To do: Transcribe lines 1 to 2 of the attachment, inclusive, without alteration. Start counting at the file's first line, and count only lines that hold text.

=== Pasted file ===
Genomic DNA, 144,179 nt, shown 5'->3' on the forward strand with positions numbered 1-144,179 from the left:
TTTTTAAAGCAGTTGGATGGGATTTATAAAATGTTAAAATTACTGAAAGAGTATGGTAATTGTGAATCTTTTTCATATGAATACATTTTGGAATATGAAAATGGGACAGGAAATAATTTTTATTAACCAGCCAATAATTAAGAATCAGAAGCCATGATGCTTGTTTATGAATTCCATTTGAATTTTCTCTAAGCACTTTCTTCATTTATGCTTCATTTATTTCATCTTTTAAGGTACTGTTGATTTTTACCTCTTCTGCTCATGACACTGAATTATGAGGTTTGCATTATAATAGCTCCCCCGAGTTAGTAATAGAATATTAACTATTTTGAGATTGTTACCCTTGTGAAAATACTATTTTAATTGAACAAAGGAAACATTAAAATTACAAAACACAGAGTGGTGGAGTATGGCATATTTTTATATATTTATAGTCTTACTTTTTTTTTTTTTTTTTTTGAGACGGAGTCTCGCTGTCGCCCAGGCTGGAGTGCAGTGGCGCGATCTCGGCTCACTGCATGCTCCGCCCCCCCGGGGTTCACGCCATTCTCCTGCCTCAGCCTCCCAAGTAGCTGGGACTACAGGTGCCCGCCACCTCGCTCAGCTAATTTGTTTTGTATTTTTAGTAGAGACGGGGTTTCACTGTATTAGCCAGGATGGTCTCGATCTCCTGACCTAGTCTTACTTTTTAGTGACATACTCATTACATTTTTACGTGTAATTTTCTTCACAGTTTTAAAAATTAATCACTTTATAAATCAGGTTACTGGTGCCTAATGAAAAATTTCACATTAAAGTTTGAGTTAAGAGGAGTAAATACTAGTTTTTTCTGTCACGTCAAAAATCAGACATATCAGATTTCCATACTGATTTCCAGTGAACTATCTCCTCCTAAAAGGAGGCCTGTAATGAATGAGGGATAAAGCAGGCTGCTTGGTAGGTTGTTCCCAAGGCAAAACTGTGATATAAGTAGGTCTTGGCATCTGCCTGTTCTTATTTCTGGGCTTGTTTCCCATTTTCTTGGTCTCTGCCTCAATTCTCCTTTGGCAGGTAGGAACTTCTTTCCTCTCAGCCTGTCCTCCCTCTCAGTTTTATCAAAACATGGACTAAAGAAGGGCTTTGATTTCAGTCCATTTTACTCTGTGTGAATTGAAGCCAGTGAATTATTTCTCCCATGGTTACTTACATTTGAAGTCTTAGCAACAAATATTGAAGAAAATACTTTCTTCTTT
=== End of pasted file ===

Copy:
Genomic DNA, 144,179 nt, shown 5'->3' on the forward strand with positions numbered 1-144,179 from the left:
TTTTTAAAGCAGTTGGATGGGATTTATAAAATGTTAAAATTACTGAAAGAGTATGGTAATTGTGAATCTTTTTCATATGAATACATTTTGGAATATGAAAATGGGACAGGAAATAATTTTTATTAACCAGCCAATAATTAAGAATCAGAAGCCATGATGCTTGTTTATGAATTCCATTTGAATTTTCTCTAAGCACTTTCTTCATTTATGCTTCATTTATTTCATCTTTTAAGGTACTGTTGATTTTTACCTCTTCTGCTCATGACACTGAATTATGAGGTTTGCATTATAATAGCTCCCCCGAGTTAGTAATAGAATATTAACTATTTTGAGATTGTTACCCTTGTGAAAATACTATTTTAATTGAACAAAGGAAACATTAAAATTACAAAACACAGAGTGGTGGAGTATGGCATATTTTTATATATTTATAGTCTTACTTTTTTTTTTTTTTTTTTTGAGACGGAGTCTCGCTGTCGCCCAGGCTGGAGTGCAGTGGCGCGATCTCGGCTCACTGCATGCTCCGCCCCCCCGGGGTTCACGCCATTCTCCTGCCTCAGCCTCCCAAGTAGCTGGGACTACAGGTGCCCGCCACCTCGCTCAGCTAATTTGTTTTGTATTTTTAGTAGAGACGGGGTTTCACTGTATTAGCCAGGATGGTCTCGATCTCCTGACCTAGTCTTACTTTTTAGTGACATACTCATTACATTTTTACGTGTAATTTTCTTCACAGTTTTAAAAATTAATCACTTTATAAATCAGGTTACTGGTGCCTAATGAAAAATTTCACATTAAAGTTTGAGTTAAGAGGAGTAAATACTAGTTTTTTCTGTCACGTCAAAAATCAGACATATCAGATTTCCATACTGATTTCCAGTGAACTATCTCCTCCTAAAAGGAGGCCTGTAATGAATGAGGGATAAAGCAGGCTGCTTGGTAGGTTGTTCCCAAGGCAAAACTGTGATATAAGTAGGTCTTGGCATCTGCCTGTTCTTATTTCTGGGCTTGTTTCCCATTTTCTTGGTCTCTGCCTCAATTCTCCTTTGGCAGGTAGGAACTTCTTTCCTCTCAGCCTGTCCTCCCTCTCAGTTTTATCAAAACATGGACTAAAGAAGGGCTTTGATTTCAGTCCATTTTACTCTGTGTGAATTGAAGCCAGTGAATTATTTCTCCCATGGTTACTTACATTTGAAGTCTTAGCAACAAATATTGAAGAAAATACTTTCTTCTTT